King Henry VIII becomes embroiled in a diplomatic dispute over territory with Prince Charles of Castille, and sends a delegation of diplomats, including More, to negotiate. The negotiations are even-tempered but not immediately successful, and both sides break off for a few days to await further instructions from their rulers. In this time, More travels to Antwerp, where he spends time with his friend, Peter Giles. One day, More spots Giles speaking with a bearded man whom More takes to be a ship's captain. Giles introduces More to Raphael Hythloday, and while it turns out that Hythloday is a world traveler, he is a philosopher rather than a captain. The three get along well and decide to return to Giles's garden to converse.
There, Hythloday relates the history of his travels. He accompanied the famed explorer Amerigo Vespucci on three of his four voyages. On the last of these ventures, he decided to remain behind at a garrisoned fort with a few of Vespucci's men rather than return to Portugal. From the garrison, he traveled with five other men through various countries, eventually crossing the equator. By luck, he was on a ship that was blown off course to Ceylon (Sri Lanka). From there, it was easy to find a ship headed to Calcutta and then another back to Portugal. During this time, Hythloday proved a keen observer of social practices, and he relates both the absurd and the practical to More and Giles. More explains to the reader that while all of Hythloday's tales are interesting, the most intriguing is his description of the time he spent among the Utopians, the inhabitants of the island of Utopia. It is this description that More will paraphrase for the reader. Before beginning though, More explains that he thinks it is important to describe the conversation that led up to Hythloday's description of Utopian society.
Sir Thomas More did, indeed, travel to Flanders on behalf of King Henry VIII for the purpose of negotiating with the Spanish. An actual man named Peter Giles did live in Flanders, and the two being friends, it is likely they spent time together. The events described by the character More, however, are fictional. Though occasional readers mistook Hythloday for a real man, Sir Thomas More had no intention of hiding the fictiveness of his story. His methods of illumination, though, were perhaps too esoteric; Hythloday is described as a man who knew some Latin and a great deal of Greek, supposedly clueing the reader in to the Greek origin of Hythloday's name, which means "speaker of nonsense." All the names of the peoples and cities Hythloday mentions in his travels are similar clues. Utopia, for example is a pun on two Greek words, Eutopia (good place) and Outopia (no place). Sadly, very few people knew Greek at the time Sir Thomas More wrote.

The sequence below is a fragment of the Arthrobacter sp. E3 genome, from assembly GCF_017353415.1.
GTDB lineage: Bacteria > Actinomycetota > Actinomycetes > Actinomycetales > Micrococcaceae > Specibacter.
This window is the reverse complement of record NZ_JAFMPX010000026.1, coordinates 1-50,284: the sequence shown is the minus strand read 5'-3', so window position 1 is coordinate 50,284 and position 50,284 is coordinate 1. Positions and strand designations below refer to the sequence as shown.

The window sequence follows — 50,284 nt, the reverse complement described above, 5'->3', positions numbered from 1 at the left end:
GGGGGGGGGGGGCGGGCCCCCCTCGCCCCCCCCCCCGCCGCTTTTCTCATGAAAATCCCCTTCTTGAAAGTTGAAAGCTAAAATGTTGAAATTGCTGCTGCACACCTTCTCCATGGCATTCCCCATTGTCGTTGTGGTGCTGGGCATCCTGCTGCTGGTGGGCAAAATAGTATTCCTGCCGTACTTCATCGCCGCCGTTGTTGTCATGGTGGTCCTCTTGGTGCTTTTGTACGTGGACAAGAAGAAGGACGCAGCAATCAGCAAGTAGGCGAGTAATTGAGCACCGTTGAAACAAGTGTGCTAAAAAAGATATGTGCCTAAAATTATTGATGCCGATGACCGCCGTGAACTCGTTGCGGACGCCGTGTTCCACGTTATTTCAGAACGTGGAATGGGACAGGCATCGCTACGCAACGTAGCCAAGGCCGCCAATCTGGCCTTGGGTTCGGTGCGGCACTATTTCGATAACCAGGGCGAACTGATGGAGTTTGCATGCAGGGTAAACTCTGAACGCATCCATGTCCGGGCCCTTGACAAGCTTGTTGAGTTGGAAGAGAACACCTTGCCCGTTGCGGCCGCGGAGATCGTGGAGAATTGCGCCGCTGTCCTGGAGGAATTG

The fictional frame of Utopia allows Sir Thomas More to dramatize the discussion of issues and thereby explore those issues from multiple sides. It is worth noting, as does the critic David Wootton, that while More has the same name as Sir Thomas More, the pronoun for "I" in the language of Utopia is "he". Here, Sir Thomas More gives a subtle clue that while More bears his name and perhaps some of his views, Hythloday (the "he" who is also an "I") also embodies aspects of Sir Thomas More's beliefs and ideas. The fictional frame further allows Sir Thomas More to explore issues that, in a non-fiction work, might get him into trouble. It is no accident that Sir Thomas More gave his name to one of the conservative characters in the book that basically defends the status quo. The fictional More vociferously disagrees with Hythloday's more radical propositions such as the eradication of private property, and in doing so provides a sort of cover for Sir Thomas More. The disagreement by his namesake seems to imply, at least on the surface, that Sir Thomas More also disagrees with Hythloday. Of course, this is not true, but the simple fact of More's disagreement with Hythloday would make it hard to attack Sir Thomas More for Hythloday's views.
Sir Thomas More wrote Book One of Utopia in two parts. The first version served only as an introduction to Book Two, while the second version is far more subtle and explores many issues of More's day. The first version of Book One ended just before More's final sentence explaining that before going into a description of Utopia, he thought it would be worthwhile to describe the conversation leading up to that discussion.